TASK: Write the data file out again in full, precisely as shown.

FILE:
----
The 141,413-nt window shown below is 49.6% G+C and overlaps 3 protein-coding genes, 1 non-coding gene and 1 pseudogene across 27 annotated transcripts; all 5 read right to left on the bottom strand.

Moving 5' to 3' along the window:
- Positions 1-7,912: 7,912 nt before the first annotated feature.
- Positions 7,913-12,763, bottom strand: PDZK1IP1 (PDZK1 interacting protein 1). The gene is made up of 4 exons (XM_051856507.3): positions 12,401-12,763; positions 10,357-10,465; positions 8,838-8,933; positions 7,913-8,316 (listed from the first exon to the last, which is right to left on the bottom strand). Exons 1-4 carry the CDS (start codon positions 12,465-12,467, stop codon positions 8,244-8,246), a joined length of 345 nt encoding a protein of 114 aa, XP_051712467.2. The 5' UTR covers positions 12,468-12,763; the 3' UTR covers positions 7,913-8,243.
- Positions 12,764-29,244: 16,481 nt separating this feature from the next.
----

The 141,413-nt window shown below is 49.6% G+C and overlaps 3 protein-coding genes, 1 non-coding gene and 1 pseudogene across 27 annotated transcripts; all 5 read right to left on the bottom strand.

Moving 5' to 3' along the window:
- Positions 1-7,912: 7,912 nt before the first annotated feature.
- Positions 7,913-12,763, bottom strand: PDZK1IP1 (PDZK1 interacting protein 1). The gene is made up of 4 exons (XM_051856507.3): positions 12,401-12,763; positions 10,357-10,465; positions 8,838-8,933; positions 7,913-8,316 (listed from the first exon to the last, which is right to left on the bottom strand). Exons 1-4 carry the CDS (start codon positions 12,465-12,467, stop codon positions 8,244-8,246), a joined length of 345 nt encoding a protein of 114 aa, XP_051712467.2. The 5' UTR covers positions 12,468-12,763; the 3' UTR covers positions 7,913-8,243.
- Positions 12,764-29,244: 16,481 nt separating this feature from the next.